The Faith of Abraham (Part 1)

What chapter of the Bible do you think of when you hear the word "faith"? Probably Hebrews 11. That chapter is composed of some great thoughts and examples on the topic of faith. Abraham is one of the individuals mentioned therein.

Abraham was an amazing man of faith. He had a living, obedient faith, and I want us to begin analyzing his faith in this feature lesson. We could examine several events in his life that are mentioned within Hebrews 11, but I want to us to focus upon his faith as it was manifested in his willingness to offer up his son Isaac.

The details of this event are recorded in Genesis 22:1-13:

"Now it came to pass after these things that God tested Abraham, and said to him, 'Abraham!' And he said, 'Here I am.' Then He said, 'Take now your son, your only son Isaac, whom you love, and go to the land of Moriah, and offer him there as a burnt offering on one of the mountains of which I shall tell you.' So Abraham rose early in the morning and saddled his donkey, and took two of his young men with him, and Isaac his son; and he split the wood for the burnt offering, and arose and went to the place of which God had told him. Then on the third day Abraham lifted his eyes and saw the place afar off. And Abraham said to his young men, 'Stay here with the donkey; the lad and I will go yonder and worship, and we will come back to you.' So Abraham took the wood of the burnt offering and laid it on Isaac his son; and he took the fire in his hand, and a knife, and the two of them went together. But Isaac spoke to Abraham his father and said, 'My father!' And he said, 'Here I am, son.' Then he said, 'Look, the fire and the wood, but where is the lamb for a burnt offering?' And Abraham said, 'My son, God will provide for Himself the lamb for a burnt offering.' So the two of them went together. Then they came to the place of which God had told him. And Abraham built an altar there and placed the wood in order; and he bound Isaac his son and laid him on the altar, upon the wood. And Abraham stretched out his hand and took the knife to slay his son. But the Angel of the LORD called to him from heaven and said, 'Abraham, Abraham!' So he said, 'Here I am.' And He said, 'Do not lay your hand on the lad, or do anything to him; for now I know that you have not withheld your son, your only son, from Me.' Then Abraham lifted his eyes and looked, and there behind him was a ram caught in a thicket by its horns. So Abraham went and took the ram, and offered it up for a burnt offering instead of his son."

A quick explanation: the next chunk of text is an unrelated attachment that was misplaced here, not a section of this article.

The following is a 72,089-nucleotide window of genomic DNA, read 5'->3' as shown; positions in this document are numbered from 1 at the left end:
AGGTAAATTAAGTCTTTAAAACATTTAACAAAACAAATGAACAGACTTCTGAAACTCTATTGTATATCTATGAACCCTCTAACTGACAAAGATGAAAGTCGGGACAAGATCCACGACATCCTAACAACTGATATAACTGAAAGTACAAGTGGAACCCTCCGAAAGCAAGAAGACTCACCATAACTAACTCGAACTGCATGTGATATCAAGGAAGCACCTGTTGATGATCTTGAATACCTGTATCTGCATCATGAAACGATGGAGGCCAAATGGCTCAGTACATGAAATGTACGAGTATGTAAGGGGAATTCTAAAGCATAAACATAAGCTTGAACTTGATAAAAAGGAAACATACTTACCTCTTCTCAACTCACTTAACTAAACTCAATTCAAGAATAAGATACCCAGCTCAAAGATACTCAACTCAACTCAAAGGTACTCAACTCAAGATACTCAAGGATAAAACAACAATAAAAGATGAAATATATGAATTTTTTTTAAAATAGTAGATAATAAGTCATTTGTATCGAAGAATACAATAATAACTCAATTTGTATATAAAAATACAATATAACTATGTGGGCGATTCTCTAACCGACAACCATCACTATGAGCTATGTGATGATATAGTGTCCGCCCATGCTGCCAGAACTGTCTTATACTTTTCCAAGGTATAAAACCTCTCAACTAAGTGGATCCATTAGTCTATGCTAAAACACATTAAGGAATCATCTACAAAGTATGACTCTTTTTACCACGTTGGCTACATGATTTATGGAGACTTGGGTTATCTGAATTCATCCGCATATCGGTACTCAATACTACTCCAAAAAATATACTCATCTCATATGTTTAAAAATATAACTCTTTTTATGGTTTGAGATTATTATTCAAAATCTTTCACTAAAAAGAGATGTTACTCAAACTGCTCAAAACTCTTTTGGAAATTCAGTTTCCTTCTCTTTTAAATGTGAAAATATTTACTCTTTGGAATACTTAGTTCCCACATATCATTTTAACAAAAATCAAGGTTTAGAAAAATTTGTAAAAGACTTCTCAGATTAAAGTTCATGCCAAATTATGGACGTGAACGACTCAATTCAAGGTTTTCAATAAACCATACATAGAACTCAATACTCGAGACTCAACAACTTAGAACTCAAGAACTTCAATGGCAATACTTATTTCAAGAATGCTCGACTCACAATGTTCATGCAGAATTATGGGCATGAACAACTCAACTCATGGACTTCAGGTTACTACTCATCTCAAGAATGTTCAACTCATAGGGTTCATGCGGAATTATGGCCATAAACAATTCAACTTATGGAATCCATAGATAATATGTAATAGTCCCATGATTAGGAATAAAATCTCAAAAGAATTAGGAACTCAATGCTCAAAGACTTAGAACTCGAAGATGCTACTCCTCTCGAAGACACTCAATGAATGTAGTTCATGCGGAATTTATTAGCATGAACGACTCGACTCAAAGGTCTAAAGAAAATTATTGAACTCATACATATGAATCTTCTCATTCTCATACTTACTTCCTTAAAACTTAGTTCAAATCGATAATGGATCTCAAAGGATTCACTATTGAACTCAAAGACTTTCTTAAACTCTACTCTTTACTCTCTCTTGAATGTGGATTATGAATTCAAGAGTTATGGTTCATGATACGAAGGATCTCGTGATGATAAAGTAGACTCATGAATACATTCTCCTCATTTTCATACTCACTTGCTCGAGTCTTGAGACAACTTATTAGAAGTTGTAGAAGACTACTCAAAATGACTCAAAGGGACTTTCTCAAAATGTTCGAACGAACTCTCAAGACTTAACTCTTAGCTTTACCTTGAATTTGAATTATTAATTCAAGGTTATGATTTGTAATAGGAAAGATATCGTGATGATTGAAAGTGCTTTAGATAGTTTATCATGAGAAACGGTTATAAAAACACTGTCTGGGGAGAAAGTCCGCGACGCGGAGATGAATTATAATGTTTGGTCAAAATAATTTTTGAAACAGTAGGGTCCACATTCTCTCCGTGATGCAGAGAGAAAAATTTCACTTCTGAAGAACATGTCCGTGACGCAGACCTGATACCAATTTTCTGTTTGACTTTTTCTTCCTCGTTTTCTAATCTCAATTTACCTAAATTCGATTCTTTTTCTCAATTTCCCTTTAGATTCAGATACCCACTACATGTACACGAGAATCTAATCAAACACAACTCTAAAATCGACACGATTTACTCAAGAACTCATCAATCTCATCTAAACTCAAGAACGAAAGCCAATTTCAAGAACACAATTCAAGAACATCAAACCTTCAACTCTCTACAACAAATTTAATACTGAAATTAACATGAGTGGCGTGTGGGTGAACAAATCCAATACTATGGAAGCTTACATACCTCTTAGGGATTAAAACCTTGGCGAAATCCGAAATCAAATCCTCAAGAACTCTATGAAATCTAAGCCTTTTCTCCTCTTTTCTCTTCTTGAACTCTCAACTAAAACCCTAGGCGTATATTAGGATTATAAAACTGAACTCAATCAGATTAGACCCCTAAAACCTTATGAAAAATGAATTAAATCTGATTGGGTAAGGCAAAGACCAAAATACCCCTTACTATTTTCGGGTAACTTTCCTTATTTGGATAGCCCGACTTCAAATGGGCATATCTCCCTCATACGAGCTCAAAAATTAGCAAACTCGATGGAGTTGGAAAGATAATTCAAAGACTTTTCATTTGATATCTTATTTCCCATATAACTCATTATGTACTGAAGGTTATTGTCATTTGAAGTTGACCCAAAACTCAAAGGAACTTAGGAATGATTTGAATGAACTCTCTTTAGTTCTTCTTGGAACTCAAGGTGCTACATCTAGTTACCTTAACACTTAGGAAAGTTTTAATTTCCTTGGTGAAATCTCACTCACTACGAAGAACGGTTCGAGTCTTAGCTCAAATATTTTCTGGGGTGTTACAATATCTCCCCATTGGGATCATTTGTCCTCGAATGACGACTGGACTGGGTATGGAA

Now that the details of this event are fresh in our minds, let us note the characteristics of Abraham's faith. We can then examine our own faith and see how we measure up. As we contemplate these attributes of Abraham's faith, keep asking yourself this question: Do I have the same characteristics of faith that Abraham had?

In every dispensation, or Bible age, faith has always shown itself in obedience. "By faith Abraham, when he was tested, offered up Isaac..." (Heb. 11:17). Abraham showed his faith through his obedience to God. "Was not Abraham our father justified by works when he offered his son on the altar? Do you see that faith was working together with his works, and by works faith was made perfect?" (James 2:21,22).

God has always required that man prove his faith through obedience (cf. James 2:24)! Regardless of where you open your Bible, that statement is always true. Whether you are studying the patriarchs, or the Jews under the Mosaic law, or Christians under the New Covenant, you will find, time and time again, that God expects man to have an obedient faith. Now don't misunderstand me. God has not required the same things of us as He did of Abraham, for example. But the principle always applies. God set forth His command and Abraham had a choice: obey or disobey--serve God or do whatever he wanted. And we all know what Abraham chose. His faith was pleasing to God because He obeyed!